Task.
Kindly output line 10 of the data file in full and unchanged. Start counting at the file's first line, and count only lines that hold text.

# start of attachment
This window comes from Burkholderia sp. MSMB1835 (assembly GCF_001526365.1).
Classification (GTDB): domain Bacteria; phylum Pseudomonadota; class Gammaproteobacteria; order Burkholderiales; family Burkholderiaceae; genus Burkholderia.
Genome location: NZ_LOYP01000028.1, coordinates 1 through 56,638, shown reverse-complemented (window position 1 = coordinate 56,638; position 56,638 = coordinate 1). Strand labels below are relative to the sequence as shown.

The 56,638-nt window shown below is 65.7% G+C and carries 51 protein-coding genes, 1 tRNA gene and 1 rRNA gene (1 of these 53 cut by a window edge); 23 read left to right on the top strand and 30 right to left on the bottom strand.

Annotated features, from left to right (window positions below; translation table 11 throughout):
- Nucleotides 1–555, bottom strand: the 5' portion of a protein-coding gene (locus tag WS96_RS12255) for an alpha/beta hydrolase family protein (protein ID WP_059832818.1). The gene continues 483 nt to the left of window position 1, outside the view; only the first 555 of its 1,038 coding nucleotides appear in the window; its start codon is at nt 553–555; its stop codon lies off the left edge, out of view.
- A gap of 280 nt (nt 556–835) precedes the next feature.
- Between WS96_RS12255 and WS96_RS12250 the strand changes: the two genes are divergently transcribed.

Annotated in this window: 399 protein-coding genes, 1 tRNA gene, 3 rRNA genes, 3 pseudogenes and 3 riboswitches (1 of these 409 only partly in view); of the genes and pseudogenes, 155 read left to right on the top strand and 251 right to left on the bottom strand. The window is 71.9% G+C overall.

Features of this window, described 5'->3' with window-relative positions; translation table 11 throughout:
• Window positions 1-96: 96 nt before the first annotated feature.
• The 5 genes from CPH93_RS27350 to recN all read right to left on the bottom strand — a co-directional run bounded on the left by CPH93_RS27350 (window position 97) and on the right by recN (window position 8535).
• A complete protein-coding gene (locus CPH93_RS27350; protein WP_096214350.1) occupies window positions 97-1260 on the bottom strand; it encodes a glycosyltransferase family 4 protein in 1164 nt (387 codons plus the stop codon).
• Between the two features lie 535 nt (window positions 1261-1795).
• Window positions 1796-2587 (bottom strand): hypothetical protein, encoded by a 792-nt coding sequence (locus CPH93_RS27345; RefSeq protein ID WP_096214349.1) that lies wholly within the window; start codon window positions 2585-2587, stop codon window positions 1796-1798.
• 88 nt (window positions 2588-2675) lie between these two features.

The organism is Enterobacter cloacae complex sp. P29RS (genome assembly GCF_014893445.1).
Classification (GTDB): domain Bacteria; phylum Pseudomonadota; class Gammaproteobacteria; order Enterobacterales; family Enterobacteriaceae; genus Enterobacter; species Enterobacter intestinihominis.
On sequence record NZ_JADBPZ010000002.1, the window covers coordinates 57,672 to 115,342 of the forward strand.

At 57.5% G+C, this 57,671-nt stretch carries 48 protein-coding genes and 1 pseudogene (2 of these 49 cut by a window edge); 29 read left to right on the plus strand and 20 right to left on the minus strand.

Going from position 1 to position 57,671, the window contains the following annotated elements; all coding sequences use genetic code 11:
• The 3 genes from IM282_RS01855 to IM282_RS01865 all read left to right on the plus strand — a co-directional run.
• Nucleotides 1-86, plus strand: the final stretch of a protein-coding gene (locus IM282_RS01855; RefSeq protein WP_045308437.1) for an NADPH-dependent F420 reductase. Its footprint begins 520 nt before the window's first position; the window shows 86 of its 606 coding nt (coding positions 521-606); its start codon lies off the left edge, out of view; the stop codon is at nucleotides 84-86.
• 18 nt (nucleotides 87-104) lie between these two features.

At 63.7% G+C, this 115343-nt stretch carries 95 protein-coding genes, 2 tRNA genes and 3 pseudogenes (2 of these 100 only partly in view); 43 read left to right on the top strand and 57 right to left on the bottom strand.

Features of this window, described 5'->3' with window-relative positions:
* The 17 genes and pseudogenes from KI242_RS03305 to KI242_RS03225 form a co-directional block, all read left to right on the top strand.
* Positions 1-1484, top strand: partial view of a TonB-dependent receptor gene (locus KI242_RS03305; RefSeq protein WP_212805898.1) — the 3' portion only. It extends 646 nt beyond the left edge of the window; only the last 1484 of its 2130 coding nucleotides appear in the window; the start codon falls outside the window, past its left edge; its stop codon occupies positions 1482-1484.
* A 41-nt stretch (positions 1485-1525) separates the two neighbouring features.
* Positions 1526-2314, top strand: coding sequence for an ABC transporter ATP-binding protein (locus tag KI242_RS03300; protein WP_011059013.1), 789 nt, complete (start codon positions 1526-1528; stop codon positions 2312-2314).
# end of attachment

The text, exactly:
Features of this window, described 5'->3' with window-relative positions; translation table 11 throughout: